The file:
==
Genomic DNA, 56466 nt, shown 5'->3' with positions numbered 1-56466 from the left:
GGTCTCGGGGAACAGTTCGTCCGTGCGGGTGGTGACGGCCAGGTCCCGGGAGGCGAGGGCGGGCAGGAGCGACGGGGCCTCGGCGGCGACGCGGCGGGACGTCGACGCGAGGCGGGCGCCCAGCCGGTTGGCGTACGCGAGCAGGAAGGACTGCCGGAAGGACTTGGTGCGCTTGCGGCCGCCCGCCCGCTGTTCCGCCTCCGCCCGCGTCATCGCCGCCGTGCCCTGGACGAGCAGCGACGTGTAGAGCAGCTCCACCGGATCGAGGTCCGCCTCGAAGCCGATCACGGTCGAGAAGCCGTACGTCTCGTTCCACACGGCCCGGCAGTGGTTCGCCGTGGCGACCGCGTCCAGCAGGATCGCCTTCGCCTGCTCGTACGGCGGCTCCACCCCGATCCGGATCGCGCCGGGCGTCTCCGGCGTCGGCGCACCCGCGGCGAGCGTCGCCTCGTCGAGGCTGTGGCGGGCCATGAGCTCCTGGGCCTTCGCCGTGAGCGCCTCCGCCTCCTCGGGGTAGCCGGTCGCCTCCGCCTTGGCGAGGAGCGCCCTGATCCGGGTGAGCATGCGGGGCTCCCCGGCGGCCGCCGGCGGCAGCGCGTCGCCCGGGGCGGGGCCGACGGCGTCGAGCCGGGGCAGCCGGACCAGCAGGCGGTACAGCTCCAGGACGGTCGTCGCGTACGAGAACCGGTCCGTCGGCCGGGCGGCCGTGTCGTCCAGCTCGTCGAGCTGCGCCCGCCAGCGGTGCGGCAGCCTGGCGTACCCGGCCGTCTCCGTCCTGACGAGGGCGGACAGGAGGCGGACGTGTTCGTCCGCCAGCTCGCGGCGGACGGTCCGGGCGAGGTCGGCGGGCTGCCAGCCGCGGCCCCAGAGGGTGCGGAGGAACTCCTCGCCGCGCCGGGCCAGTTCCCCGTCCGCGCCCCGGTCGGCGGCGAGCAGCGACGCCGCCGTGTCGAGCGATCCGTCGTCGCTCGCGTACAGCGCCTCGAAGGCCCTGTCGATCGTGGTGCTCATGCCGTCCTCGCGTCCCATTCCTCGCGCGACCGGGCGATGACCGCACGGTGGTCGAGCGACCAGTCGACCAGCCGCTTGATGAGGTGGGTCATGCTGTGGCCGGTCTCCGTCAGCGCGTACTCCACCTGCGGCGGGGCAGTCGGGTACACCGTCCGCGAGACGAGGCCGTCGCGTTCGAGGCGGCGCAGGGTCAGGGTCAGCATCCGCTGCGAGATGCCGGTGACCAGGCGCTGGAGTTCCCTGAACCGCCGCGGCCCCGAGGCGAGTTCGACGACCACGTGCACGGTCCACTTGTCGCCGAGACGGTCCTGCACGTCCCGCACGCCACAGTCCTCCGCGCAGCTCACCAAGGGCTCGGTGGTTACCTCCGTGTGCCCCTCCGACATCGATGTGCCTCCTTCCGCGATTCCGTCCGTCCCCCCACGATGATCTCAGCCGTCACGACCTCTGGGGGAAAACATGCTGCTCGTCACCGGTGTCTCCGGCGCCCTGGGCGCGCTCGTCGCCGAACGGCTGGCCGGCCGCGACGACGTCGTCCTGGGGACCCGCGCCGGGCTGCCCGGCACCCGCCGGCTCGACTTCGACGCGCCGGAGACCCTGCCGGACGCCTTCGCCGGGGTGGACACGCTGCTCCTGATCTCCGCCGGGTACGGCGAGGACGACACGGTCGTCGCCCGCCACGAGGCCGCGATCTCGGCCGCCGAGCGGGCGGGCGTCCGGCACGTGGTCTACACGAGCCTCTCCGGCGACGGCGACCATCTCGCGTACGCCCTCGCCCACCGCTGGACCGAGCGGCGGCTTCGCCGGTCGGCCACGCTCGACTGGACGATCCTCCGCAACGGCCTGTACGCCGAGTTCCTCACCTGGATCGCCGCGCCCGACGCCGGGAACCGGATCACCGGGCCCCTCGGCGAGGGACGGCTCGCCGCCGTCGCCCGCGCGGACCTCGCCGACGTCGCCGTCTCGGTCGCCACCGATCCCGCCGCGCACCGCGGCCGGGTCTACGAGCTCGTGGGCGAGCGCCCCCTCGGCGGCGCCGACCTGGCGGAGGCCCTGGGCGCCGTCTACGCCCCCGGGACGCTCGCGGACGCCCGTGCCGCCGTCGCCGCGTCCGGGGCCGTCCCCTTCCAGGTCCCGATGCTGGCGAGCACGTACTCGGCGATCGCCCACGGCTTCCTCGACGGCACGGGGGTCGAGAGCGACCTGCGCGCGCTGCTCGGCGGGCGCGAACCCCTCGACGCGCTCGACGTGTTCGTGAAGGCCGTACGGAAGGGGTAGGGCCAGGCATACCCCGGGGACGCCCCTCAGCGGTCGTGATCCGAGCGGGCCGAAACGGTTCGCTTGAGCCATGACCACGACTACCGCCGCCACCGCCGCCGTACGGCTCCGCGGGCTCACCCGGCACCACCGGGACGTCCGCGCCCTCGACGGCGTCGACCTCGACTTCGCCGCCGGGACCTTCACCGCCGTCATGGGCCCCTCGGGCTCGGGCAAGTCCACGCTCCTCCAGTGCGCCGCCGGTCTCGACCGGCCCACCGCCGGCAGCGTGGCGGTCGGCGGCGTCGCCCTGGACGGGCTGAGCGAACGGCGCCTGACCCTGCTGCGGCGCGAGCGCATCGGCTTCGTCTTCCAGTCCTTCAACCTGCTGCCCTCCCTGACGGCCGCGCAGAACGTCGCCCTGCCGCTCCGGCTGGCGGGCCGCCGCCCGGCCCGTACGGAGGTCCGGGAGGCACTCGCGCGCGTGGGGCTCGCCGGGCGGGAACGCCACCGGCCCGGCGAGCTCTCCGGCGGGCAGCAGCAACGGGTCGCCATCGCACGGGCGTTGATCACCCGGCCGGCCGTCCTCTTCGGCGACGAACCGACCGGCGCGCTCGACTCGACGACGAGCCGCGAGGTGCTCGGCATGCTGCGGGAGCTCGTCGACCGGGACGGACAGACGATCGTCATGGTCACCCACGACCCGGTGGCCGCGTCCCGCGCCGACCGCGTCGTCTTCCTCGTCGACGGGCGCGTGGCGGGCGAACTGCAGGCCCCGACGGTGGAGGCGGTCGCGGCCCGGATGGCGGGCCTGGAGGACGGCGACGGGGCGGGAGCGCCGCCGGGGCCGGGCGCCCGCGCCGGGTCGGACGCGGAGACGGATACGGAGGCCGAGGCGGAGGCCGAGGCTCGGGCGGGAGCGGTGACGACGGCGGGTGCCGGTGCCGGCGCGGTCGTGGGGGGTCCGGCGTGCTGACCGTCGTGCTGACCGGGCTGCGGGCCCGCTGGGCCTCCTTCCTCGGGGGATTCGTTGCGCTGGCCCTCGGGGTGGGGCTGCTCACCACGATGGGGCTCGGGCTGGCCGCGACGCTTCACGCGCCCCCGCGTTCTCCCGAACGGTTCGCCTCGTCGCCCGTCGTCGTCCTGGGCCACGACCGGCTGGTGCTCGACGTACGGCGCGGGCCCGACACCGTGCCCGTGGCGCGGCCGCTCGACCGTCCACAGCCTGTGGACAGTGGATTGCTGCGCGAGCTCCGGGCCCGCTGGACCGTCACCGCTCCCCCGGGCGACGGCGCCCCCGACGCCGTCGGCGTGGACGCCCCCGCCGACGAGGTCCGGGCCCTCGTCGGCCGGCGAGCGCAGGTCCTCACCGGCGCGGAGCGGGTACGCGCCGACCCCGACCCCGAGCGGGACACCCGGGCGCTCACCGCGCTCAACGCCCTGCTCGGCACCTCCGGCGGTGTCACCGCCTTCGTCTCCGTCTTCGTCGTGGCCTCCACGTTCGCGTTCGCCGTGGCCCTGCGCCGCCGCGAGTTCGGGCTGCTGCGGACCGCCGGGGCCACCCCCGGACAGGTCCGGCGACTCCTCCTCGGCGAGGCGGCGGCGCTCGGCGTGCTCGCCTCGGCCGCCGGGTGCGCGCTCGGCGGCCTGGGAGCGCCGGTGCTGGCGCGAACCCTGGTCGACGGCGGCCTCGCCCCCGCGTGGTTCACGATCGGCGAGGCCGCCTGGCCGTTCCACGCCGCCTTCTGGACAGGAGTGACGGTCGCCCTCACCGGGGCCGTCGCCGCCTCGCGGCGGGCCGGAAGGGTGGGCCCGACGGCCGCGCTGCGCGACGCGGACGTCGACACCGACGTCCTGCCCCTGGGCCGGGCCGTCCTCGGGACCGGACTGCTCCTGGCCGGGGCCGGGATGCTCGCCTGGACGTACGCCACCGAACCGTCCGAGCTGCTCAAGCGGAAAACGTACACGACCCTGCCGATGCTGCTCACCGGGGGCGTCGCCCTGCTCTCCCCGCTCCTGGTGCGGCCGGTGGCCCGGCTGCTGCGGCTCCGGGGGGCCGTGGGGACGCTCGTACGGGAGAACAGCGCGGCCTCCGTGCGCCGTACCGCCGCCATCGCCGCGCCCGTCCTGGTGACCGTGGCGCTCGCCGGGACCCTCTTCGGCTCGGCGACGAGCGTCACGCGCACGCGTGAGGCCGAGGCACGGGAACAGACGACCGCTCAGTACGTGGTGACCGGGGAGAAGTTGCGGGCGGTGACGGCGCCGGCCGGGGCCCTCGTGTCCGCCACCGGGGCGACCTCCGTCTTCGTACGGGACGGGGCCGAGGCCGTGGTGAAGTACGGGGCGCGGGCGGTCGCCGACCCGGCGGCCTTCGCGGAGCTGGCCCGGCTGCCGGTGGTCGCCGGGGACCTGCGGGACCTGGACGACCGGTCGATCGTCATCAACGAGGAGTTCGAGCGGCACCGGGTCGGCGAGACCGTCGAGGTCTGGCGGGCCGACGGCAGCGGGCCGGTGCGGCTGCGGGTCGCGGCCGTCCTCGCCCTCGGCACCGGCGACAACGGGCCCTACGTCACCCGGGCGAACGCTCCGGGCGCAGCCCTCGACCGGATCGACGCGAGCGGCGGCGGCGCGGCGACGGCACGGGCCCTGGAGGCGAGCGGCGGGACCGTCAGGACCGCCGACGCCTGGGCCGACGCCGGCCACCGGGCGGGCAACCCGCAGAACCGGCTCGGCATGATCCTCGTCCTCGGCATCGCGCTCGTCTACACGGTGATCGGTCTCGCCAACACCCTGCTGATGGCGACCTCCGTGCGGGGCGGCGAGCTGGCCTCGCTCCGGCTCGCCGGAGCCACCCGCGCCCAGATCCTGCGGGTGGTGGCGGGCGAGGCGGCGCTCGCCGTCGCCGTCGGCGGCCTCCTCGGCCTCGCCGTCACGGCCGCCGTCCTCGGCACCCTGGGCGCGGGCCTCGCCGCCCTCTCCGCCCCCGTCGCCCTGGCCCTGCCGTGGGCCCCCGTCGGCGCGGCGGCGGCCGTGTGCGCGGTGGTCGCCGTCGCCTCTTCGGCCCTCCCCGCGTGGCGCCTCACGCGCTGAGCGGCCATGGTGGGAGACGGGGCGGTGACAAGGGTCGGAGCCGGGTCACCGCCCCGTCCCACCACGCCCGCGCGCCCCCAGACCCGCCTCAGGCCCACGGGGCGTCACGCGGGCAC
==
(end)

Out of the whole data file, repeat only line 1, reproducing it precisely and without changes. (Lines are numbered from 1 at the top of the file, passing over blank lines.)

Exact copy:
Genomic DNA, 56466 nt, shown 5'->3' with positions numbered 1-56466 from the left: